Wednesday, February 7, 2001
home page local news opinion business island life sports
AP National & International News
Traffic Hotspots
School Calendar
E-The People
E-mail Lawmakers
Classified Ads
Restaurant Guide
Business Directory

Morgan Keene guides motorcycle license applicants through maneuvers in a parking lot at Leeward Community College as part of the Hawai‘i Motorcycle Safety Education Program. Her class is among 150 being offered statewide, usually on weekends. According to Keene, new laws allow motorcyclist licensing through the program instead of requiring a separate road test. More information about the program is available at 455-0307.

Bruce Asato • The Honolulu Advertiser

Hawai'i SAT scores show best gains in years
The state Department of Education is heralding a possible turnaround in school performance, with gains in student achievement on the 2000 Stanford Achievement Test.
See the scores for your child's school using our searchable database.

$400,000 grant to help Big Isle fight teen drinking, 'rave'
The Big Island is getting a $400,000 grant to battle the problem of underage drinking and to end so-called "rave" parties that have plagued the area.

Newspaper sale court order
On Nov. 9, a federal judge approved the sale of the Honolulu Star-Bulletin and brought an end to an anti-trust lawsuit filed by the state attorney general against Gannett Pacific Corp., which operates The Honolulu Advertiser. Download order approving the sale and the sales agreement. (Adobe Reader required, 2.3 Mb.)

community calendar
Hawai'i events
military briefing
News in uniform

Kaua'i in quandary over rare foliage
Various interests debated yesterday at a hearing on the Fish and Wildlife Service's court-mandated proposal to designate more than 66,000 acres of Kaua'i and Ni'ihau as critical habitat for 76 species of endangered plants.
City closer to starting Hanauma Bay project
State planners are recommending that the city be given final approval to start building its education center at Hanauma Bay.
Sex treatment center hearings set
The Legislature will make the call on where — or perhaps if — the state's juvenile sex offender treatment facility will move from Pearl City.
Medical privacy law hits dead end
Support for Hawai'i's ambitious new law to protect the privacy of medical records has collapsed at the Legislature, with lawmakers proposing to either repeal the law entirely or put it on hold for the next three years.
Army postpones Makua decision
The Army has postponed deciding on the resumption of live-fire training at Makua Valley for at least 60 days and will hold public meetings to address concerns raised by Wai'anae Coast residents.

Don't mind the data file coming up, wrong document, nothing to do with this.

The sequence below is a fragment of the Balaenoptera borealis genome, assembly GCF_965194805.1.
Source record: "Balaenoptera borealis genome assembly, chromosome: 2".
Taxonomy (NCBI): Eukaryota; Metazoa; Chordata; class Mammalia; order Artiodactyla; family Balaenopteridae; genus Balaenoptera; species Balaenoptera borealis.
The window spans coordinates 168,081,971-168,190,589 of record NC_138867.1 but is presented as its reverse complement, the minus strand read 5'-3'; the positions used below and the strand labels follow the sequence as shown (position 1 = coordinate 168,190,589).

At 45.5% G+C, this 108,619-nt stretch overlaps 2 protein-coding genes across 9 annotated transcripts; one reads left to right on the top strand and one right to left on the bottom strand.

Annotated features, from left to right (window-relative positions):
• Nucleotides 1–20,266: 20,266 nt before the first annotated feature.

Some Hawai'i-based subs may be moved to Guam
Three U.S. nuclear-powered fast-attack submarines will be transferred to Guam by 2004, the Navy said yesterday.
Isle woodworkers brand products
Hawai'i's woodworkers have begun marking their products with a new "Hawaii's Wood" logo that they hope will add value to both the individual works and the Hawaiian woods industry.
Castle ready to add building, parking lot
After more than three years of planning and numerous community meetings, Castle Medical Center is ready to begin construction on a $10 million medical professional office building and parking lot.
Kailua neighbors determined to keep area clean
Encouraged by recent city progress to control speeding, illegal activities and dumping in the neighborhood by increasing police patrols, residents on Old Kalaniana'ole Highway have organized to ensure continued success.
UPW chief gives Legislature ultimatum
United Public Workers leader Gary Rodrigues said yesterday he would have no choice but to call for a strike vote if lawmakers fail to appropriate money for the pay raises state negotiators agreed to give his union's members.
Police briefs
Police seek culprit in golf ball injury; Man, 29, held in 'Ewa Beach robbery.
Airport inspectors find plenty of trouble
A trial period of beefed-up agricultural inspections under way at Kahului Airport has turned up hundreds of insects and diseases, many not known to occur in Hawai'i.
Korean War museum plan promoted as economic asset
Supporters of a Korean War museum in Hawai'i are pitching the proposal as a way to honor Americans and Koreans who fought against communism 50 years ago and at the same time revive a flagging tourism market.
Neighbor Island briefs
Clues sought in slaying; Waimea man killed in crash; Ka'u officer held in abuse; Suspect held in slashing; Big Isle DUI count hits 100; Gym parking project set.
Columnist bar image
Bob Image Bob Krauss
When jazz was king on Hotel Street
The story of jazz in Honolulu is especially interesting because it was played mostly by black musicians at a time when the black community here was a mystery to everybody else.
Lee Image Lee Cataluna
Doctor not just playing around
If you thought that dimpled doctor on the Kaiser Permanente commercial was an actor hired for his warm smile and exuberant charm, that's wrong. That's wrong, wrong, wrong.
Jan Image Jan TenBruggencate
More Isles vehicles run on cooking oil
The cooking oil-based diesel fuel business is slowly but steadily growing in Hawai'i. Pacific Biodiesel produces 10,000 gallons a month.
Mike Image Mike Leidemann
Matters of church and state
While the authors of our Constitution created a wall of separation between church and state, President Bush seems to have just created a federal agency to unite the two.

Page Posted On: Wednesday, February 7, 2001
Home | Local News | Opinion | Business | Island Life | Sports
Weather | Traffic Hotspots | Obituaries | School Schedules | Email Lawmakers
How to Subscribe | How to Advertise | Site Map | Terms of Service | Corrections

© COPYRIGHT 2001 The Honolulu Advertiser, a division of Gannett Co. Inc.